So best-case scenario, an intelligence professional is coming in but it is going to take weeks if not months for him to get up to speed on the full range of issues facing our country.

BOLDUAN: And that could be dangerous.

The "New York Times" is reporting, Sam, that President Trump went so far as to refuse to get a briefing from Sue Gordon recently, wouldn't allow a top National Intelligence official, security official, intelligence official to brief him, even after she had already arrived at the White House to do so.

What does -- that's just striking. What does that tell you?

VINOGRAD: Well, we know that President Trump listens to Vladimir Putin on things like Russian election interference, but we have heard reporting that he doesn't like to hear anything that has to do with Russia.

What this really is, is a censorship of intelligence. Part of the DNI's job is to present the intelligence with what the Intelligence Community, the 17 component parts, thinks the president needs to know every day. For example --

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BOLDUAN: Needs to know, not wants to know.

VINOGRAD: Exactly -- through the presidential daily briefing. Part of their job is to flag things for the president that may not be on his radar.

What this president is saying is there are topics that are no-fly zones, they're a no go. If you bring them to my attention, I'm going to pass you over for key jobs or I may fire you.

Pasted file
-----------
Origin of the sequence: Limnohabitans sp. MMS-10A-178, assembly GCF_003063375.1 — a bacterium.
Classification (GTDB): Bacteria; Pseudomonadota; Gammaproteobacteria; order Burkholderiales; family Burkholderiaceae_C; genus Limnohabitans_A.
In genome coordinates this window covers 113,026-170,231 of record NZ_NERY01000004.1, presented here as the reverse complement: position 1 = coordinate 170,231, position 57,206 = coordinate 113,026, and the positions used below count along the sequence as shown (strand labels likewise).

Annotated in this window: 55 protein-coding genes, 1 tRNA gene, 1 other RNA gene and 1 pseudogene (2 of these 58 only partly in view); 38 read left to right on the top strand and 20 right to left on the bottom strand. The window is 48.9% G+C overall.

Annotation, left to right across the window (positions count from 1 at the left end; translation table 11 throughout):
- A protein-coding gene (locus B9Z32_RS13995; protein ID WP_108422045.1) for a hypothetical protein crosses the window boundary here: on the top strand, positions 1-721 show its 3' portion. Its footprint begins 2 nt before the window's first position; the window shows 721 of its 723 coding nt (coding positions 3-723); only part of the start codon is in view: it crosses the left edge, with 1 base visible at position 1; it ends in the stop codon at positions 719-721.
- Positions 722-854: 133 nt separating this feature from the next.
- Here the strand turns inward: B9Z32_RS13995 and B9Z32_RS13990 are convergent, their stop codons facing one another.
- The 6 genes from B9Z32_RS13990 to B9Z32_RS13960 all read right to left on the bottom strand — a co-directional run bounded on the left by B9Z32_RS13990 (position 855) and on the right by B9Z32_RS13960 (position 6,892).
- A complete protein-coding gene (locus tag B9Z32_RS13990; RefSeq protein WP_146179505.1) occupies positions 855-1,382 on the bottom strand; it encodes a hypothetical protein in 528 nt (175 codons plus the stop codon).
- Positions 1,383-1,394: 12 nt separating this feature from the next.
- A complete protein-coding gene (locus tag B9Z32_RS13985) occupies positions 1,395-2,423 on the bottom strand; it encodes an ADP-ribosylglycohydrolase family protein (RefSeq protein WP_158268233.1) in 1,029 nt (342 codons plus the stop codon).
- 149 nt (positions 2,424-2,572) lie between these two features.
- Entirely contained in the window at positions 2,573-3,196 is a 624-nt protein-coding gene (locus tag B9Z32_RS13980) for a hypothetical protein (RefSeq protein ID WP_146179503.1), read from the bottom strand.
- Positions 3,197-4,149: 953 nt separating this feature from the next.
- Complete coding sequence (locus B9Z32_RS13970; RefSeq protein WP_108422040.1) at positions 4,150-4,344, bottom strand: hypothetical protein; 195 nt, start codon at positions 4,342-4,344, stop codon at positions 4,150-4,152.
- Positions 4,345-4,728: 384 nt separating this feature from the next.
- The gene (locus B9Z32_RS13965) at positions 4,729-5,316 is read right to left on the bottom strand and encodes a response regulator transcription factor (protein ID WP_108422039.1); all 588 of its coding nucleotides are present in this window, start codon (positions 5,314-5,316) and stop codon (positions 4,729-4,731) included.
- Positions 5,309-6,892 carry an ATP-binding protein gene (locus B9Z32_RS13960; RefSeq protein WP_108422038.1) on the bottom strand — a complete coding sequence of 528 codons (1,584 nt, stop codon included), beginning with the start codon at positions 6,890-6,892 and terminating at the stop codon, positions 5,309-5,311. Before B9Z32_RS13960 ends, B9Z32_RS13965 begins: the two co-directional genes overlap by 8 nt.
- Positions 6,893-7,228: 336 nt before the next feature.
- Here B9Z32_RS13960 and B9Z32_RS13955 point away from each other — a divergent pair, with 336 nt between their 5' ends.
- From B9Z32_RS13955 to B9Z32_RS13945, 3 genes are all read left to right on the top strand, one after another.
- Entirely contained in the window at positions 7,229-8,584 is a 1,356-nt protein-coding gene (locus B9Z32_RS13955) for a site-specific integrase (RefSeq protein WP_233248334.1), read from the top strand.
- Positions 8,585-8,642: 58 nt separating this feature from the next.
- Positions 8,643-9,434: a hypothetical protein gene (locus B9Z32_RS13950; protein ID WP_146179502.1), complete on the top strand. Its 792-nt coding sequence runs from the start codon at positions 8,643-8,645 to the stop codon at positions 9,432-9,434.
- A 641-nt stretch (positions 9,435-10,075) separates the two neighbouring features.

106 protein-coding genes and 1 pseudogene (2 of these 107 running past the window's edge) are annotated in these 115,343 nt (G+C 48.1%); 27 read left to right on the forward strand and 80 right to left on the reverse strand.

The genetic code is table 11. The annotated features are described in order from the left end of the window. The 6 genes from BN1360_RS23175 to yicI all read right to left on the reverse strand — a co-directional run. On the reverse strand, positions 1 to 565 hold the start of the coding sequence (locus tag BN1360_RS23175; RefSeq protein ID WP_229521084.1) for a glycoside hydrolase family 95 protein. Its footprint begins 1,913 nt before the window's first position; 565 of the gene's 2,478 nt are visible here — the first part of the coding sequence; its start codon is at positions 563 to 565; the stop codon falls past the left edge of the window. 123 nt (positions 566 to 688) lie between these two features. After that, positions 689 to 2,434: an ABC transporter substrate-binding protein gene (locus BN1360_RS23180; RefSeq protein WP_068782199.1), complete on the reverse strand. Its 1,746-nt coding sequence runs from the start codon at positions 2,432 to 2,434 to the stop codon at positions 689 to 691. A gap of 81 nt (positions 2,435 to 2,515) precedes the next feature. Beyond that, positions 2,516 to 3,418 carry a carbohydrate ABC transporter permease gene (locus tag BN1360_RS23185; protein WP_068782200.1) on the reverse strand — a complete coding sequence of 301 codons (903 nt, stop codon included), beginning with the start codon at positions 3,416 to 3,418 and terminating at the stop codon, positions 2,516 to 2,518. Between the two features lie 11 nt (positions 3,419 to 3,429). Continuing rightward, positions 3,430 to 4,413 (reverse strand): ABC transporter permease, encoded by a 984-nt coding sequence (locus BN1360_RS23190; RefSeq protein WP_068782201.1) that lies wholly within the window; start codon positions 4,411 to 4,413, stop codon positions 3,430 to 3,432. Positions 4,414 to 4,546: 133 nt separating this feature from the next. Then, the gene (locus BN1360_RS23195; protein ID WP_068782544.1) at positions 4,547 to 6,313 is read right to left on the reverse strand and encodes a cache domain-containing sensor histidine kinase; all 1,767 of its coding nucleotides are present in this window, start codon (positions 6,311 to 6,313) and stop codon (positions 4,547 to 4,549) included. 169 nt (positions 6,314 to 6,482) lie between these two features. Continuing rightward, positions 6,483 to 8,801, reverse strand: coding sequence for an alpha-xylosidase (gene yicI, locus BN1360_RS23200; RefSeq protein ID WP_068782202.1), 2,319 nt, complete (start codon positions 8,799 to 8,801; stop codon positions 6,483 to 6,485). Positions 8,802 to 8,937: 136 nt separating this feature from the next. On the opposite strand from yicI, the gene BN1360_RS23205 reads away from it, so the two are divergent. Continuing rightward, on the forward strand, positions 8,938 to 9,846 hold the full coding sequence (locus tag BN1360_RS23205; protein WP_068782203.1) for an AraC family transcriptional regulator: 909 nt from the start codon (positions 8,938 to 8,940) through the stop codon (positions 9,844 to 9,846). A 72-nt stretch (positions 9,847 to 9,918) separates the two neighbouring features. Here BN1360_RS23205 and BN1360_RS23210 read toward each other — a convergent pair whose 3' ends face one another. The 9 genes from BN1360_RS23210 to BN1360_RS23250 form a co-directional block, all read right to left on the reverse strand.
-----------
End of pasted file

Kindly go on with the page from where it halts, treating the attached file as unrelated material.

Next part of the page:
That is going to have a chilling effect on the Intelligence Community. They're worried about even being investigated if they work on Russia. And it --

BOLDUAN: On top of that, Sam, can I ask you, because it's not the only departure in this space that we have seen. There's a foreign service officer who's been working in the State Department almost 10 years. He resigned his post as well this week. You wrote a blistering opinion piece in the "Washington Post" about why.

Let me read part of it. He said, "I resigned because the traditional core values of the United States as manifested in the president's national security strategy and his foreign policies have been warped and betrayed." And he goes on.

[11:55:00] Put all of these departures together, from Dan Coats on down, from the national security realm, what does it mean? When people are saying the country is less safe, is that too far? Is that too flip?

VINOGRAD: No, the country is less safe as we see these people leave the U.S. government. What this really tells us is there are important decisions about complicity at this point.

And career professionals, like Sue Gordon, like this foreign service officer, are recognizing that their work may not be used to advance national security. It may be used to advance the president's political agenda through the politization of intelligence and, frankly, the distortion of American foreign policy to serve the president's interests.

BOLDUAN: I think it's going to be really important when the president decides on who the permanent replacement for the director of National Intelligence will be. That will be a very important moment. I'm really looking forward to getting your take when that happens.

Thanks, Sam. It's good to see you.

Coming up, President Trump arriving in the Hamptons moments ago where he could be met with protests like this. These are protesters in Southampton. That's where the president -- there's really one road in, one road out. Speaking out against him and the man hosting one of his fundraisers, Stephen Ross, a big investor behind exercise brands SoulCycle and Equinox.

Much more ahead.